This 1972 movie opens with a man cruising various London sex shops, then attempting to pick up a hooker on an Underground station platform. He's turned down, and after she's gone, the man is attacked by an unseen thing that's breathing quite...wetly. Later, college students Patricia (Sharon Gurney) and her American boyfriend Alex (David Ladd) find the man's body on the stairwell as they are exiting the station. They go to fetch help (over Alex's protestations), and when they return to the scene with a constable, the man's body is gone. I'm going to directly quote D.K. Holm from Movie Poop Shoot here, because it's all a little involved, and quite frankly I'm feeling a little lazy right now.
Through plot contrivance, the kids and now the police have the name of the person, and the vanishing corpse turns out to be an upper class figure gone missing. A police inspector (Donald Pleasence) leaps to the case and eventually uncovers the truth: that the toff was killed by the last surviving member of a cannibalistic clan of people trapped underground in a tunnel disaster since 1892. This man, dwelling in an abattoir off the beaten path, makes forays out into the tunnels and platforms to capture human beings for meat, if for no other reason to keep his dying pregnant wife alive. When that fails, he comes upon a new potential bride, Pat, alone on the station thanks to the forces of plot convenience. Alex and the inspector independently go in search of the lair in which she is trapped.
This movie is more an allegorical critique of class and society than straight-up horror, although it's got a huge amount of realistic looking gore. I know, one is shocked to find excessive gore in a movie about cannibalism called Raw Meat. The first time we see "Cannibal Dude and Wifey"'s lair, it's really an amazing few minutes of cinema. With a heavy emphasis on sound (particularly dripping sounds), we're treated to an incredibly long tracking shot, from each and every detail of the abbatoir to Cannibal Dude attending Wifey on her deathbed, out into the tunnels and onto the tube platform. Unfortunately, Sherman uses these lengthy style shots later to lesser effect. For example, when Wifey finally dies, Cannibal Dude's grieving scene would be much more impactful were it shorter. I know what Sherman's going for, though, as he attempts to portray the monster as more humane than the humans. (To see this themee perfected, try James Whale's Frankenstein ) We've got the callous Inspector and the shallow, superficial, pretty young couple contrasted with the vile-looking underground dweller who's yet capable of true love. I ask, if you cut Cannibal Dude, does he not bleed? If you look at his pustules and open sores, are they not oozing? If he has crazy, nappy hair, does he not need a brush?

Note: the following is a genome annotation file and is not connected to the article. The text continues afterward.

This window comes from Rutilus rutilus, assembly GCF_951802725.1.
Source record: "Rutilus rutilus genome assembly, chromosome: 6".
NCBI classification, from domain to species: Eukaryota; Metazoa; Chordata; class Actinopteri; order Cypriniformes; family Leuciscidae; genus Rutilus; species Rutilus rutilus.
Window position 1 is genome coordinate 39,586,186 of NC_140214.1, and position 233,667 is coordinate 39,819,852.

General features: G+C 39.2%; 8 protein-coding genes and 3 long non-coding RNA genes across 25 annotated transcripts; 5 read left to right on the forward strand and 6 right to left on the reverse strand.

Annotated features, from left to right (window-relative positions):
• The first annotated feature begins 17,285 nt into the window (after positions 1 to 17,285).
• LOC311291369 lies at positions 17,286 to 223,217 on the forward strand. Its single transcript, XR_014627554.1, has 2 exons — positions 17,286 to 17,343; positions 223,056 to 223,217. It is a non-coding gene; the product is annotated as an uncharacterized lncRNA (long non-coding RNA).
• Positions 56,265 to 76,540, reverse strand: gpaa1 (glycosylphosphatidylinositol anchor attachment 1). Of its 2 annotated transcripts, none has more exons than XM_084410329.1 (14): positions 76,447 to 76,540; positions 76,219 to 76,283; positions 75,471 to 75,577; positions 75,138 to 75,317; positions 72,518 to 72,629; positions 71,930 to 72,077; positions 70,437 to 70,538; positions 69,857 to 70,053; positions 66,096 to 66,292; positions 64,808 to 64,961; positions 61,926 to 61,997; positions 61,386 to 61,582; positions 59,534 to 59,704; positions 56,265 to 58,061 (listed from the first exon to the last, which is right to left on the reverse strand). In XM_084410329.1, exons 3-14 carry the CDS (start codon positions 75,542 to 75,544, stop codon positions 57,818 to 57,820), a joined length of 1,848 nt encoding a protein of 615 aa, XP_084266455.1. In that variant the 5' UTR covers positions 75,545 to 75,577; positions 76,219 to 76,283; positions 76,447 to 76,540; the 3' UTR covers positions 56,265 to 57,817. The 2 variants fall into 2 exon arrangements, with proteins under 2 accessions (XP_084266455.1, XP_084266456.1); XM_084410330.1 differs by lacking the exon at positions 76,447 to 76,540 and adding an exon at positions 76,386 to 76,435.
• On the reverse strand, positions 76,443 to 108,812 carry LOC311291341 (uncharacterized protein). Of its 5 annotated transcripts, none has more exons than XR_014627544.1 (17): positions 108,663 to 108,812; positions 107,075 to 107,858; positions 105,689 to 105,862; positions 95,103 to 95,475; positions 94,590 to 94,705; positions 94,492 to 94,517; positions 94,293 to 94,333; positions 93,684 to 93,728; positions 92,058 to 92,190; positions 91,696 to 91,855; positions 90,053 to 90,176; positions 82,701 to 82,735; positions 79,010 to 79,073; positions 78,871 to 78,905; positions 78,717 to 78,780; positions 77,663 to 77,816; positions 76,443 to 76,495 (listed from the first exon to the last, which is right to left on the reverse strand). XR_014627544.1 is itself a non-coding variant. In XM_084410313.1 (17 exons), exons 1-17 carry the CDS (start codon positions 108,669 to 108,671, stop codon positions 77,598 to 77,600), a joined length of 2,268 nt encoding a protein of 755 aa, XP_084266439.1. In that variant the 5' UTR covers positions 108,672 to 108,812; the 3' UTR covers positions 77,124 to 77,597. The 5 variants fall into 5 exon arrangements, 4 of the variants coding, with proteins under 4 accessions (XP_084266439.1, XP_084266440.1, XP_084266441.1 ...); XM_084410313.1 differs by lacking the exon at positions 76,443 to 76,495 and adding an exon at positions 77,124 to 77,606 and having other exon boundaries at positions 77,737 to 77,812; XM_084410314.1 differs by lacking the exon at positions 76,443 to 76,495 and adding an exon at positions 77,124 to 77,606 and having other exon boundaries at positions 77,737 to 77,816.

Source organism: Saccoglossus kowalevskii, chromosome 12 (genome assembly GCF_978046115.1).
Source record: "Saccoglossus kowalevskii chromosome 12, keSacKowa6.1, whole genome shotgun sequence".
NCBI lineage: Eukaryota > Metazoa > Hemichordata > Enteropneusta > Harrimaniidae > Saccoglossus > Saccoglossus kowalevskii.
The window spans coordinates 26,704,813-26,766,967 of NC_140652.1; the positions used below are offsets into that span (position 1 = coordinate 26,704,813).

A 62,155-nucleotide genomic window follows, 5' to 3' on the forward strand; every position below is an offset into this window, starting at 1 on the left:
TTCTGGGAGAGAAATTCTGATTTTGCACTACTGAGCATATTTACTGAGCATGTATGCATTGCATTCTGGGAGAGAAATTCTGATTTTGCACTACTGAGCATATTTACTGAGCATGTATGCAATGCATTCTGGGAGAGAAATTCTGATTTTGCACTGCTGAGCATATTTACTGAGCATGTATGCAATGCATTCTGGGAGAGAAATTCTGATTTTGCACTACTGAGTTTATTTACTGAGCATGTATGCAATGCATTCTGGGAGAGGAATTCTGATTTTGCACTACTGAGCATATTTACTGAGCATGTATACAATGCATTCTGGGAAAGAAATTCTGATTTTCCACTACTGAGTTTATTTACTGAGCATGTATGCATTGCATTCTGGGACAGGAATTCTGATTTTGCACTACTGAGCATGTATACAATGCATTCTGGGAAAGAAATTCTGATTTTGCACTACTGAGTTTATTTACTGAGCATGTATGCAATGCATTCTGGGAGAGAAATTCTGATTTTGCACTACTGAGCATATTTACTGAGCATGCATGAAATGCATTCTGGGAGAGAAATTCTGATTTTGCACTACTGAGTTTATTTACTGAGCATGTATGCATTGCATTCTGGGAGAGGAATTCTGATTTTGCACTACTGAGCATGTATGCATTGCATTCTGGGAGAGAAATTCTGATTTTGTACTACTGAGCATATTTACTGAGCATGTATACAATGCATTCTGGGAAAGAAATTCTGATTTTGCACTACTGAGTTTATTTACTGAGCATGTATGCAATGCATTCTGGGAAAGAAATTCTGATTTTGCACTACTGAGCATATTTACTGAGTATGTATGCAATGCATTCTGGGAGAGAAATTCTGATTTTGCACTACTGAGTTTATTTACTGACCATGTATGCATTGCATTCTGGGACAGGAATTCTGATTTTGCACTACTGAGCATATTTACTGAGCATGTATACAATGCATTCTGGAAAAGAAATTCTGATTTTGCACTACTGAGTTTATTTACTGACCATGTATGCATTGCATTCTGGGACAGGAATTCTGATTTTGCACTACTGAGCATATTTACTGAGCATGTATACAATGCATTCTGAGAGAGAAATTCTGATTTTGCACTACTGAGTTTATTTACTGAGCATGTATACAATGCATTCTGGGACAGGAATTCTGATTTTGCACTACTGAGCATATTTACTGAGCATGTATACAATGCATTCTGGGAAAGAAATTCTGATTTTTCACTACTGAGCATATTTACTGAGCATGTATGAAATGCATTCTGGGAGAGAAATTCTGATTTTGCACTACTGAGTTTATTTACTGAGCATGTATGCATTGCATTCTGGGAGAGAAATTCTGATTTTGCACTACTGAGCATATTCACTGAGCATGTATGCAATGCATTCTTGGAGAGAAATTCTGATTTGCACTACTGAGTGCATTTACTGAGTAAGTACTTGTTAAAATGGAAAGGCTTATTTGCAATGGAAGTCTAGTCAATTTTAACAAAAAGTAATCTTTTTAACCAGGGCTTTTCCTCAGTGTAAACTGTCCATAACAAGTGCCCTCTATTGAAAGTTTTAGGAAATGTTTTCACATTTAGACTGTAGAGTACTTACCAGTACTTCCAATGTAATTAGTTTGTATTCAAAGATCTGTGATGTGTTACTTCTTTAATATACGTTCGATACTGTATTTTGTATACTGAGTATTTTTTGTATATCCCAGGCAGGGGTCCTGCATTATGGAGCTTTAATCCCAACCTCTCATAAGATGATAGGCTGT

I don't know exactly what I expected from Raw Meat. It was enjoyable, though it could've used some more judicious editing. Donald Pleasence was borderline campy in this, adding comedy to the mix. This was strange not only because I've never seen Donald Pleasence be funny before, but also because the humor was so prevalent it left me wondering what to think. And don't get too excited about Christopher Lee's name appearing in the credits- I did, but he gets little more than an extended cameo. I'll give this one 5-and-a-half out of 10 "I'll pass on the meat loaf"s.